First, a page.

On March 2, 2015, Bancroft attorney Paul D. Clement presented oral argument in the United States Supreme Court in Arizona State Legislature v. Arizona Independent Redistricting Commission, No. 13-1314, on behalf of appellant Arizona State Legislature. Bancroft attorneys George W. Hicks, Jr., Taylor Meehan, and Raymond P. Tolentino assisted with the briefing. The question presented is whether the Elections Clause of the United States Constitution and 2 U.S.C. § 2a(c) permit the displacement of the Arizona State Legislature’s redistricting authority by an independent commission. The Court also requested briefing and argument on the question whether the Arizona State Legislature has standing to bring this suit. Arizona voters passed Proposition 106, which amended the state constitution to remove redistricting authority from the state legislature and place it in the hands of the Arizona Independent Redistricting Commission. But the Elections Clause provides that the “Times, Places and Manner” of holding congressional elections “shall be prescribed in each State by the Legislature thereof.” In a divided decision, a three-judge district court panel held that this displacement of the Arizona Legislature’s redistricting authority does not violate the Elections Clause. The Supreme Court is expected to issue a decision no later than June 2015.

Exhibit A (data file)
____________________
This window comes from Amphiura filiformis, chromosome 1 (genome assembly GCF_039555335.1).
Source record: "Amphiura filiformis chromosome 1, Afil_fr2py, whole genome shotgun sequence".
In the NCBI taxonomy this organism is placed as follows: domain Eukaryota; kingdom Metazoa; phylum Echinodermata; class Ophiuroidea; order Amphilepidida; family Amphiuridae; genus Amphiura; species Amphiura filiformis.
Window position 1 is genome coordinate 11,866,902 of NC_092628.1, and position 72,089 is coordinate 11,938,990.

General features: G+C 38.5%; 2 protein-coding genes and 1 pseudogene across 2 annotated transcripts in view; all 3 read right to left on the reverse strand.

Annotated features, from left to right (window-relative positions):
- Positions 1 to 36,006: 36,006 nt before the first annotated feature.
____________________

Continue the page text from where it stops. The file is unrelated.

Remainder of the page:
Adam Liptak, Court Skeptical of Arizona Plan for Less-Partisan Congressional Redistricting, The New York Times (Mar. 2, 2015)
Brent Kendall, Supreme Court Skeptical of Arizona Initiative on Congressional Districting, The Wall Street Journal (Mar. 2, 2015)
Lyle Denniston, Literalism vs. the Power of the People, SCOTUSblog (Mar. 2, 2015)